• Word count: 1237
  18. Examine the relationship between Industrialisation and the changes in the family

    Another point is that specialised agencies developed. This took over the functions of the family. Home and work became separated and more people started to earn money. The state also took over functions such as health, welfare and education. This gave nuclear families a chance to specialise in child-centered functions such as socialisation. In addition, husbands and wives had different roles. Man was made 'Instrumental leader'. This meant he was responsible for the economic welfare side of the family, the person who earns money and female was made 'expressive leader'.

    • Word count: 1403
  19. Assess the view that the nuclear family is no longer the norm

    They define this conventional family as a married couple, with a breadwinning husband and homemaking wife, based on what they believe are fundamental biological differences. They are very disapproving of any other family type and believe that they are the cause of many of today's social problems. Patrick Jenkin, a Conservative politician, doesn't think that women have a right to go out to work as men do, saying that "If the good Lord had intended us to have equal rights to go out to work, he would not have created men and women."

    • Word count: 1445
  20. Explain how and why family forms have changed in Britain.

    George Murdock (1949) found that polygamy was permitted 80% of the time. His study was based on an analysis of 250 cross cultured societies. The best known group to practice polygamy in the West are the fundamentalist Mormons based largely in Utah where the practice is illegal but prosecutions are few and far between. The Western tradition of marrying for love constantly comes into conflict with the practice of arranged marriages within the Asian communities. In Britain today arranged marriages are the norm within the Asian community. Forced marriages are however now illegal in Britain.

    • Word count: 1888
  21. Examine the reasons for changes in the patterns of marriage, co-habitation and divorce rate in the last 30 years.

    Living together as a couple, partly accounts for this. Many couples see cohabitation as a prelude to marriage. Also, they are less likely to give up their careers and independence as now women are financial independent. When our marriage doesn't live up to our increased expectations we are more likely to give up on it in search of the perfect marriage. Along with the value of individualism, this means that a sense of duty to our family has been replaced by a desire for self-satisfaction. Functionalists such as Ronald Fletcher and Talcott Parsons claim that people expect and demand more from marriage.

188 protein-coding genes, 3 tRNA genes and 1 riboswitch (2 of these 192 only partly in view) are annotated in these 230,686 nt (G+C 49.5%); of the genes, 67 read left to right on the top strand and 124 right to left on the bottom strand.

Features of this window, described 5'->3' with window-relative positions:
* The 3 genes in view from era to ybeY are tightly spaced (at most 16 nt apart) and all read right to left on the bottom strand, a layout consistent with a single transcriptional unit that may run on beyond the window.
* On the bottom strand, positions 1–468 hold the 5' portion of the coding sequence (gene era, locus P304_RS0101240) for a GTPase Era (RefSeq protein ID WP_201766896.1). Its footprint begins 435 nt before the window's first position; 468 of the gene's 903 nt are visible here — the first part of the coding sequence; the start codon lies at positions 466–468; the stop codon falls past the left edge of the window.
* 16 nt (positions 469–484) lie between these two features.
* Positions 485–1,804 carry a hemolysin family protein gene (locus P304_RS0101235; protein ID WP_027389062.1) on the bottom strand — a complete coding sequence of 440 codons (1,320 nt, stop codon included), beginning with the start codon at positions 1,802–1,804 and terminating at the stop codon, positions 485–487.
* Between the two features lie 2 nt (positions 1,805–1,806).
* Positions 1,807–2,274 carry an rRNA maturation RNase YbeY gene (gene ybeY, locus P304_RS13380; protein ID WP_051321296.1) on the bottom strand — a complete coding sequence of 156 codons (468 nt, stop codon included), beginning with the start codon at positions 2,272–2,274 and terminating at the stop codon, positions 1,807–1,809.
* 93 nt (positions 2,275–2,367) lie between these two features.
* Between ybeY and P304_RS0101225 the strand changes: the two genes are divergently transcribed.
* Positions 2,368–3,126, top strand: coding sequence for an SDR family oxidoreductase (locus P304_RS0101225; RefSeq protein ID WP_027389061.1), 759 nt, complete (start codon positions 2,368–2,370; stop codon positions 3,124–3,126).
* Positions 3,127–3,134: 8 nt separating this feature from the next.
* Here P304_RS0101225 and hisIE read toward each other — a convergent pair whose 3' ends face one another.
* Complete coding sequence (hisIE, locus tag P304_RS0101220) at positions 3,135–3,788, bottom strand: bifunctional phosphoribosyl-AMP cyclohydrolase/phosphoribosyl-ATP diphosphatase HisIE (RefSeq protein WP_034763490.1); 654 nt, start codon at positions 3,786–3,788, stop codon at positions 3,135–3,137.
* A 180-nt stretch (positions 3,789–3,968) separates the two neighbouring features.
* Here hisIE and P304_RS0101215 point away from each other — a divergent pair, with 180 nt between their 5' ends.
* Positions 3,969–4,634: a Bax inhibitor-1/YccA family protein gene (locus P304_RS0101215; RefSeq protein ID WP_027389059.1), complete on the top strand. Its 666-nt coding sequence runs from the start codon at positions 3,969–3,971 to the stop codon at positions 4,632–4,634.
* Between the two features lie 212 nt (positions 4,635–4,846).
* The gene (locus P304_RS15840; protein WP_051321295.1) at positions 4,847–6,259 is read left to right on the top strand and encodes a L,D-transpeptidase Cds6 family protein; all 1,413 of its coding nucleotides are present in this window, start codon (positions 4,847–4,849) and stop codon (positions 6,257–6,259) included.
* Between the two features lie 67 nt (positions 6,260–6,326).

• Word count: 1151
  22. Examine the extent of, and the reasons for, changes in the position of children since industrialisation.

    The French historian Philippe Aries argued that the concept childhood did not exist. He based his argument on contemporary letters, diaries and other documents, plus the way children were depicted in paintings of the time. Aries claimed that soon after children were weaned, they were regarded as little adults and treated as such. From early ages, they worked alongside adults in the fields or in cottage factories. Changes in law were one reason for changes in the position of children since industrialisation.

    • Word count: 1027
  23. Assess the view that the functions of the education system is to select and prepare individuals for their future

    They believe that education is one of the main institutions within society and that it prepares individuals for adult society. From Durkheim's key terms it shows how functionalists believe that education is a type of secondary socialisation where we carry on learning the norms and values of society and children can therefore learn the expectations of these values. According to the functionalist view we learn the values of society as a group during our education and this is called our 'collective conscience'.